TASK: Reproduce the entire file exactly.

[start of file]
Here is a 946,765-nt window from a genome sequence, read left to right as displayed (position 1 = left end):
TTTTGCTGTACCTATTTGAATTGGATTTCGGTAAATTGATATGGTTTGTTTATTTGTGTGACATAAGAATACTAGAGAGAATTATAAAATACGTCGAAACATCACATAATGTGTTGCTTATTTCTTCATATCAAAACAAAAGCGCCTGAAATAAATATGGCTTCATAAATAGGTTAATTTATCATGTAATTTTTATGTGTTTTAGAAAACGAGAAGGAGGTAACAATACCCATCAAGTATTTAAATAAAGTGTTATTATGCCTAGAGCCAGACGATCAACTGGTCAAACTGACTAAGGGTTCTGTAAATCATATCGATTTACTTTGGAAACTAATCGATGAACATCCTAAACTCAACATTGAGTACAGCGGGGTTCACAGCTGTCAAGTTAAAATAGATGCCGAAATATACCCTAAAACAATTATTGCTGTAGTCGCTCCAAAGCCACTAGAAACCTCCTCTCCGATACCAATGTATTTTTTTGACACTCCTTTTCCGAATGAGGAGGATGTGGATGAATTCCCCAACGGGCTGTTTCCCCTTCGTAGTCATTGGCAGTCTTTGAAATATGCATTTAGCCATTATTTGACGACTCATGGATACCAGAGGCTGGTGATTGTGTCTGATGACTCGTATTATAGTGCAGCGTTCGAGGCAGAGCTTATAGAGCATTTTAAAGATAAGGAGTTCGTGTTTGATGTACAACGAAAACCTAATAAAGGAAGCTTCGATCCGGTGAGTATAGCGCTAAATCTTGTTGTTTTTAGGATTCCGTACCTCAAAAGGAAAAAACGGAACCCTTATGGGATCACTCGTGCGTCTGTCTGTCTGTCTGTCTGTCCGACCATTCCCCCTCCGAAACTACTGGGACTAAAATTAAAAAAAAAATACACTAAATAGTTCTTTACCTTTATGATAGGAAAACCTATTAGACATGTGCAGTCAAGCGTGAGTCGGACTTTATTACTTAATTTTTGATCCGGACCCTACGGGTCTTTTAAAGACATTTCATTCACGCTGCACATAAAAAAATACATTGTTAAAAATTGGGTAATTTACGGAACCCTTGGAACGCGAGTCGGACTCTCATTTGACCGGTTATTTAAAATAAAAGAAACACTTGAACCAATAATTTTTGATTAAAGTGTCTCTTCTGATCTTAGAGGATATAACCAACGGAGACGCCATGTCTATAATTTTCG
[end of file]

Here is a 946,765-nt window from a genome sequence, read left to right as displayed (position 1 = left end):
TTTTGCTGTACCTATTTGAATTGGATTTCGGTAAATTGATATGGTTTGTTTATTTGTGTGACATAAGAATACTAGAGAGAATTATAAAATACGTCGAAACATCACATAATGTGTTGCTTATTTCTTCATATCAAAACAAAAGCGCCTGAAATAAATATGGCTTCATAAATAGGTTAATTTATCATGTAATTTTTATGTGTTTTAGAAAACGAGAAGGAGGTAACAATACCCATCAAGTATTTAAATAAAGTGTTATTATGCCTAGAGCCAGACGATCAACTGGTCAAACTGACTAAGGGTTCTGTAAATCATATCGATTTACTTTGGAAACTAATCGATGAACATCCTAAACTCAACATTGAGTACAGCGGGGTTCACAGCTGTCAAGTTAAAATAGATGCCGAAATATACCCTAAAACAATTATTGCTGTAGTCGCTCCAAAGCCACTAGAAACCTCCTCTCCGATACCAATGTATTTTTTTGACACTCCTTTTCCGAATGAGGAGGATGTGGATGAATTCCCCAACGGGCTGTTTCCCCTTCGTAGTCATTGGCAGTCTTTGAAATATGCATTTAGCCATTATTTGACGACTCATGGATACCAGAGGCTGGTGATTGTGTCTGATGACTCGTATTATAGTGCAGCGTTCGAGGCAGAGCTTATAGAGCATTTTAAAGATAAGGAGTTCGTGTTTGATGTACAACGAAAACCTAATAAAGGAAGCTTCGATCCGGTGAGTATAGCGCTAAATCTTGTTGTTTTTAGGATTCCGTACCTCAAAAGGAAAAAACGGAACCCTTATGGGATCACTCGTGCGTCTGTCTGTCTGTCTGTCTGTCCGACCATTCCCCCTCCGAAACTACTGGGACTAAAATTAAAAAAAAAATACACTAAATAGTTCTTTACCTTTATGATAGGAAAACCTATTAGACATGTGCAGTCAAGCGTGAGTCGGACTTTATTACTTAATTTTTGATCCGGACCCTACGGGTCTTTTAAAGACATTTCATTCACGCTGCACATAAAAAAATACATTGTTAAAAATTGGGTAATTTACGGAACCCTTGGAACGCGAGTCGGACTCTCATTTGACCGGTTATTTAAAATAAAAGAAACACTTGAACCAATAATTTTTGATTAAAGTGTCTCTTCTGATCTTAGAGGATATAACCAACGGAGACGCCATGTCTATAATTTTCG